|2002, Bucky Ball Records, BR 009|
If you want to know what this album is all about, the liner notes for Progressivity by the trio Tunnels pretty much tells it like it is. There is a warning right on the sleave that warns the listener of tonal nastiness, dissonance, harmonic and rhythmic abstraction, distortion, etc. This album is not for the faint of heart nor the fusion novice. No, this album is aimed at hardcore fusion fanatics that like to see the limits pushed in the areas of tonal, rhythmic, and structural exploration. Though Progressivity earns its title as an enterprise in abstract jazz and commanding fusion, the effort is not without a more rudimentary appeal to the auditory senses. The novelty of the enigmatic, experimental sonic excursion compels the listener to become absorbed, if not out of only intellectual fascination at first. But, then the complex themes, intense rhythms, outside harmonization, and calculated interplay take hold of the listener in a way that draws them, reluctantly at first, into the layered grooves until after some time the listener finds themselves acclimated to the very things the label warns of.
Though some tracks on the CD are further out into the reaches of abstract fusion, there are a few moments of tangible gratification. John Goodsall makes a guest spot on guitar with a blazing fusionistic solo that should quench the thirst of most fans of guitar-oriented fusion. Also, Mark Feldman makes a guest spot on violin, bringing a new dimension of sound to the effort that, though distinctive, only serves to augment the experience.
In keeping with the original spirit of jazz fusion, the unpredictability of the arrangements keep the listener's attention engaged. Some sections delve into the depths of abstraction, and other sections strike a more comprehensible groove, though achieving this while maintaining the complex exploration that the trio embarks upon. And, this tenuous balancing of abstraction, complexity, and cohesion is the distinguishing aspect of the CD that attracts and compels the listener's attention.
In summary, fans of hardcore fusion should take note because this album as targeted at defying your demographic. These guys are out to challenge your sensibilities with some risky, avant guard exploration into all technical areas of progressive fusion that puts it to you to get your mind around. So, if you are a fan of easy jazz that soothes you in your diatonic comfort zone, it would be best to steer clear of this one! But, if you like it at the leading edge of progressivity in the spirit of the Mahavishnu, this one might be right up your alley! And, if any questions remain, once again, check out the liner notes... They tell it like it is!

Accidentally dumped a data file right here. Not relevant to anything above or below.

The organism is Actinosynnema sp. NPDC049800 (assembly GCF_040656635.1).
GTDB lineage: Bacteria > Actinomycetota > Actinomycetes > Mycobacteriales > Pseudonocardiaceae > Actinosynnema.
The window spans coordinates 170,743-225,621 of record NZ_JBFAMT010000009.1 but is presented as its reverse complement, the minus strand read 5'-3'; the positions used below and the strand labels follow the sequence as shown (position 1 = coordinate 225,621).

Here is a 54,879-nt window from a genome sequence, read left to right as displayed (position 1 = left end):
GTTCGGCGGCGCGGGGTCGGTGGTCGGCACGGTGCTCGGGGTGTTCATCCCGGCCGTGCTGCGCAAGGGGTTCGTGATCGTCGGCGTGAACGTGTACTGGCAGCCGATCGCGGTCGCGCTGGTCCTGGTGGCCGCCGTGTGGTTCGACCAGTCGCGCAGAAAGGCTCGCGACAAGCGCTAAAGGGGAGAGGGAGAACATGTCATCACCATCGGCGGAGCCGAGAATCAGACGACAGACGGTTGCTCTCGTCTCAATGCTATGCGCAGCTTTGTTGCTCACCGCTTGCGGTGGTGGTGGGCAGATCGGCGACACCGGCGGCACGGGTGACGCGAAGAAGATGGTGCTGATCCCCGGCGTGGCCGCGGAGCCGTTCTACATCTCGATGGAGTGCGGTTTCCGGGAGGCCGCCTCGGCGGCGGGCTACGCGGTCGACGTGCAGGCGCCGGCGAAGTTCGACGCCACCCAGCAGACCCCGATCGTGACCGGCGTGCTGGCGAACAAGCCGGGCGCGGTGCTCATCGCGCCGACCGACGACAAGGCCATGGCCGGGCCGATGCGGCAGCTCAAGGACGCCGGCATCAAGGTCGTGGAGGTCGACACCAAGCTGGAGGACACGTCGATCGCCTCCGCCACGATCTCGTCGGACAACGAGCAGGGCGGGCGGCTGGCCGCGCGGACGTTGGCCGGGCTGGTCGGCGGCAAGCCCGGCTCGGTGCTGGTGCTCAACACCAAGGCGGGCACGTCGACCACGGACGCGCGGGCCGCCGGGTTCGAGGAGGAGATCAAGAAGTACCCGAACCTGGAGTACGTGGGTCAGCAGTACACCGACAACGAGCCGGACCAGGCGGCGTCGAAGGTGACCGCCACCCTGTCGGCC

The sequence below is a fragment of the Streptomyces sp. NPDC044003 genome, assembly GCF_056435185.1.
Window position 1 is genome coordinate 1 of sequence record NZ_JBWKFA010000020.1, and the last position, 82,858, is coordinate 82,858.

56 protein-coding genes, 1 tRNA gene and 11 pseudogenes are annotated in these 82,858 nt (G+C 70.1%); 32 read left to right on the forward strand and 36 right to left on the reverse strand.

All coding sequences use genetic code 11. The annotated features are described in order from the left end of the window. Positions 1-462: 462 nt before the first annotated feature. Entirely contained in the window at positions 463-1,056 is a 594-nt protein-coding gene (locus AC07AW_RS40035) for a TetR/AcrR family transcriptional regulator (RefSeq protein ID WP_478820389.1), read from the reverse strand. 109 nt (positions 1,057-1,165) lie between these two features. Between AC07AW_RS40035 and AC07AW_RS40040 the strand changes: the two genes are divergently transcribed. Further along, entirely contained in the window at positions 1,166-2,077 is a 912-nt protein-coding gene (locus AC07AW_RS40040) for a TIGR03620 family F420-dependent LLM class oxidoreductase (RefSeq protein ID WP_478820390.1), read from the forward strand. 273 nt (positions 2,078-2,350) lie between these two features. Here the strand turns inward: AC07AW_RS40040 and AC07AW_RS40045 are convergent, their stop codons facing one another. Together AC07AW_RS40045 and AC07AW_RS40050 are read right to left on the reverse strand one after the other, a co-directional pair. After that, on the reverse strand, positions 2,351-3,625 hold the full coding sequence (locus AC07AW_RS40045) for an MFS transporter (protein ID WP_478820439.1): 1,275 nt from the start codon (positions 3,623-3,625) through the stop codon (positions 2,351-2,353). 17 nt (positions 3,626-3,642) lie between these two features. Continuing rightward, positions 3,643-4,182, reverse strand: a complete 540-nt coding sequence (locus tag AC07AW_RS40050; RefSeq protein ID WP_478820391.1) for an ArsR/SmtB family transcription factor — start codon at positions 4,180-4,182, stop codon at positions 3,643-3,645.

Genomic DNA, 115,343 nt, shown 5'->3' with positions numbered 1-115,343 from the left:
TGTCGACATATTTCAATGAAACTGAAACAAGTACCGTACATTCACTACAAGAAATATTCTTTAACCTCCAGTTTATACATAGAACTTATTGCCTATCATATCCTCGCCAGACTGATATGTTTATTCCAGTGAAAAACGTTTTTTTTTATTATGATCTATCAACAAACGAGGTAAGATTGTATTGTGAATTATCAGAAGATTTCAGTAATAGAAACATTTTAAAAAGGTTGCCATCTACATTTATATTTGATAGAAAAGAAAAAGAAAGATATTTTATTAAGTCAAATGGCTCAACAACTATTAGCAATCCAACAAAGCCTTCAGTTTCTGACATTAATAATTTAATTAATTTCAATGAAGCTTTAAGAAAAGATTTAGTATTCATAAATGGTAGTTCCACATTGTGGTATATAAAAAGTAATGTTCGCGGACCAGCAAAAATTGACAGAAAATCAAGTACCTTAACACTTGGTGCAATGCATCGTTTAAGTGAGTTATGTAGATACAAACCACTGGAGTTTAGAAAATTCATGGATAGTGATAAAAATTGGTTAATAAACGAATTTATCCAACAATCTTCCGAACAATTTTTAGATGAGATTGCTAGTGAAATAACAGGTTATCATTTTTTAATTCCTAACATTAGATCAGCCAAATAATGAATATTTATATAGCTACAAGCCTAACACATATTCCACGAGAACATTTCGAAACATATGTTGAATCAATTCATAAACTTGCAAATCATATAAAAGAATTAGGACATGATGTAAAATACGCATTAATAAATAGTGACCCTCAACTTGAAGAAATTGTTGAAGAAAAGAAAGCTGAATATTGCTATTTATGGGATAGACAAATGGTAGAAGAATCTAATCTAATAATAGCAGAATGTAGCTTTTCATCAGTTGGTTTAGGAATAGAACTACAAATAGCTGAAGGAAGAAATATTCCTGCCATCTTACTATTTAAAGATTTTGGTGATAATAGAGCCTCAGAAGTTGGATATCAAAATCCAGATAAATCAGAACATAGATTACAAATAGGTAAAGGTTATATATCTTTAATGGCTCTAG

|Fretless Bass||Percy Jones|
|Midi Vibes||Marc Wagnon|
|1) Syzygy Incident|
|2) Wall to Wall Sunshine|
|3) Frank's Beard|
|6) 7,584,333,440 Miles Away|
|7) Some Things Must Last|
|9) Orfeo's Demon|
|10) High Tea at 49th and 10th|
~ Christopher Ruel~ www.ChrisRuel.com ~ Chris@ChrisRuel.com ~ October 2003
tunnels painted rock (1999, Buckyball Records) The fusion quartet tunnels, led by bassist Percy Jones of Brand X fame, released their second album painted rock in 1999. Their instrumentation ranges from the traditional guitar, bass, and drums to the unusual, xylophone-like sound of MIDI vibes. painted rock mixes modern fusion styles, with upbeat, snappy tunes like "land of the hazmats" and "painted rock," and slower, more mellow expositions like "quai des brumes." The songs feature few and very sparse heads, the jazz term for melodic themes prominently restated throughout a song, and instead the subdued rhythm chording serves as a backdrop for extended solos by all musicians. In addition, many of the songs lock into a groove and exploit it for lengthy passages, such as the prolonged swing of "bad american dream 2001." The understated melodies, long solos, and repetitive arrangements give the music on painted rock a diffuse and unfocused feel, especially when the individual solos or the rhythm grooves drag on for extended segments. The first half of "house of marc" displays clever sonic experimentation, bursts of percussive and scratchy bass over ethereal synth chords and spacey female vocals, before locking into a plain, mid-tempo groove. "lily's dolphin" begins with a catchy head, and retains a more cohesive feel than most of the tunes as the MIDI vibes play a rolling solo under smooth bass. painted rock sounds clear and vibrant, with a quacky clean rhythm guitar tone, round purring bass, and crisp drums. The xylophone sound of MIDI vibes provides an interesting tonal contrast to the traditional fusion instrumentation. The drumming cracks with a strident bombast through most of the record, approaching a mechanical feel in passages like the main riffs in "painted rock" and "land of the hazmats" where the patterns and attack remain remarkably static. The pounding attack and up-front mix clash with the lighter feel of many passages, such as the bridge of "neuro-transmitter." The frisky high hat groove and dynamic snare rolls in "black light" show a subtle and creative touch that does not shine through on the rest of the record. The heavy-handed drumming and the overly extended solos found on most of painted rock culminate in the superfluous drum solo track "unity gain" that closes the record. Reviewed by Scott Andrews [sha3u@Virginia.edu] More Info:
http://buckyballmusic.com/tunnels/ Lineup: Percy Jones: bass Marc Wagnon: MIDI vibes Van Manakas: guitar Frank Katz: drums Tracks: painted rock house of marc black light quai des brumes frank's closet land of the hazmats boyz in the ud bad american dream 2001 lilly's dolphin unity gain
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